Health Hub medical centre poised to take over empty Cinema Gold premises

Health Hub Project founder Andrew Nolan, left, Te Aroha Noa chief executive Bruce Maden, and fellow founders David Hill and Pat Nolan at their new site at Downtown on Broadway

A group of Palmerston North doctors have put their money where their mouth is as they try to address growing difficulties in access to medical care.

Health Hub Project NZ aims to "rattle cages" and "make changes", Dr David Hill says.

The city's new medical centre was due to open in May, but suffered a setback with paperwork and compliance.

Speaking at a Palmerston North Rotary meeting, Hill criticised the healthcare system, calling it an "archaic model" that was "no longer fit for purpose" in the 21st century.

"It's not sustainable from an affordability point of view and it's not sustainable because that gap between those people who can access health and those who can't is increasing, so we have to change."

Hill has practised medicine for 40 years, including experience working in Dannevirke, and at the emergency department as the clinical director.

He has seencases of children with rheumatic fever and cases of 4 or 5 year olds with chronic lung disease because they get recurrent chest infections.

The same problems were not being dealt with properly, he said.

Healthcare needed to move away from the idea of spending 15 minutes with a doctor and solving a problem with a prescription, he said.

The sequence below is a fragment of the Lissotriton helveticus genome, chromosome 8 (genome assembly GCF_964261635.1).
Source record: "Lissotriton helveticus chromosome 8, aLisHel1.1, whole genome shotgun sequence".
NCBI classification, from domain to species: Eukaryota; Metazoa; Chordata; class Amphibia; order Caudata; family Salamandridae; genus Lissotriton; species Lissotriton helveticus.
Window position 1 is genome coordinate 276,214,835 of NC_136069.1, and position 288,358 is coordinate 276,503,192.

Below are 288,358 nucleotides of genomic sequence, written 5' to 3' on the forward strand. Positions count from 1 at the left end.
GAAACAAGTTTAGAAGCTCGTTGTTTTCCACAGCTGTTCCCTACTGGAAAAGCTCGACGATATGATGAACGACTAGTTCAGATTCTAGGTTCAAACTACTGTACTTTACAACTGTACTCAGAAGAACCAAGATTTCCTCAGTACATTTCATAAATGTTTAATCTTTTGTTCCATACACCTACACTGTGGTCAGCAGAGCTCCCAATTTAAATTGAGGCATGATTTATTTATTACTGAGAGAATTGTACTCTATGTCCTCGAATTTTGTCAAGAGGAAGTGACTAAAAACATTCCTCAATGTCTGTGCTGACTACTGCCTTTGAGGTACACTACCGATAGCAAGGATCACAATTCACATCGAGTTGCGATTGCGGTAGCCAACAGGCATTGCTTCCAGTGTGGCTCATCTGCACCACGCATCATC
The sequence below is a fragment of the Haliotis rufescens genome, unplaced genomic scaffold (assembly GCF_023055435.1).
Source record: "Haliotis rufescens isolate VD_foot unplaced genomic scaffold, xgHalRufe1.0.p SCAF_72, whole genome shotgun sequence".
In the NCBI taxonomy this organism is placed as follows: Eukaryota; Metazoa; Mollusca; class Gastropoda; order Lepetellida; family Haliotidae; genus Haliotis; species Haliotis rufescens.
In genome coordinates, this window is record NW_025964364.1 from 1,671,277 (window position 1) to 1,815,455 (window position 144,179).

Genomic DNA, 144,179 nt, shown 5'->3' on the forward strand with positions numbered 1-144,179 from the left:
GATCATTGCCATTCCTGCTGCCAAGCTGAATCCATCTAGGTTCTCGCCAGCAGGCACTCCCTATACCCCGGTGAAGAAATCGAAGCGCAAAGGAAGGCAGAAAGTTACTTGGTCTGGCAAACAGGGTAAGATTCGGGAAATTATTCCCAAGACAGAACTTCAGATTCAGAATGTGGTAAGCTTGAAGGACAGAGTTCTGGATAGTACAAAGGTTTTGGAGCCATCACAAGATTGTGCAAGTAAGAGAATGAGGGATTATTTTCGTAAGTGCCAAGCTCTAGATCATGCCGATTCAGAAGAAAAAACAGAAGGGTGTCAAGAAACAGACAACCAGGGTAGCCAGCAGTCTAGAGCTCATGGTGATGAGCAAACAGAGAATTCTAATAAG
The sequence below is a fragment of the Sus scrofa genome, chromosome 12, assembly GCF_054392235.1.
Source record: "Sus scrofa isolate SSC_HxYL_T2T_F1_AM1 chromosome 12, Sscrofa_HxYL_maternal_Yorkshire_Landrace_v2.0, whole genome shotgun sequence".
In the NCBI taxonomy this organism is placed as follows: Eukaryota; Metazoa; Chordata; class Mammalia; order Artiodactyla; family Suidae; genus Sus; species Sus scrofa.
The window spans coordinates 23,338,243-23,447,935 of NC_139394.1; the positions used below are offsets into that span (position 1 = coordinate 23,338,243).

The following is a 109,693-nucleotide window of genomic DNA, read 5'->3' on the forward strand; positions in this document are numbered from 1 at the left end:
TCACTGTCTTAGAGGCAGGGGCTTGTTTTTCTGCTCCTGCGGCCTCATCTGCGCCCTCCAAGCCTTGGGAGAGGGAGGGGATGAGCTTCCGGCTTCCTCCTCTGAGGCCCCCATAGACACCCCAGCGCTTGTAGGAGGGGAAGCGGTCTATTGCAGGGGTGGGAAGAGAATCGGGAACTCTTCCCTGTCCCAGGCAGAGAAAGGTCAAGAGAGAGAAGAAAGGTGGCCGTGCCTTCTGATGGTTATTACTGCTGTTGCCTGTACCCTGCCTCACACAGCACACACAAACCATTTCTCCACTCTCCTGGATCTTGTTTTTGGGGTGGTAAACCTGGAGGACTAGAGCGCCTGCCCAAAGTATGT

Patients with mental health problems needed more than that – "and yet our current funding and our current structures only allow that".

"The waiting list for psychological services in Palmerston North at the moment is four months."

Clinicians needed to treat "not just the patient's medical problems, but the issues that patient faces in their everyday life".

"By the time you have come to the doctor, it's perhaps too late. It's usually the ambulance at the bottom of the cliff. So let's push the ambulance back up."

Hill said the Health Hub would provide social services as well as medical services.

It would be focused on wellness, education and research, and won't take money from the MidCentral District Health Board.

A community-run charitable trust will own 51 per cent and work with private equity investors.

The new clinic will house 15 consultation rooms, while also acting as a base for staff to go out into the community.

It was replacing the old Cinema Gold movie theatre in Downtown on Broadway Ave.

More than 4000 patients had already signed up with the practice.

Article by Georgia Forrester (https://www.stuff.co.nz/national/health/94575791/new-hub-ready-to-buck-t...)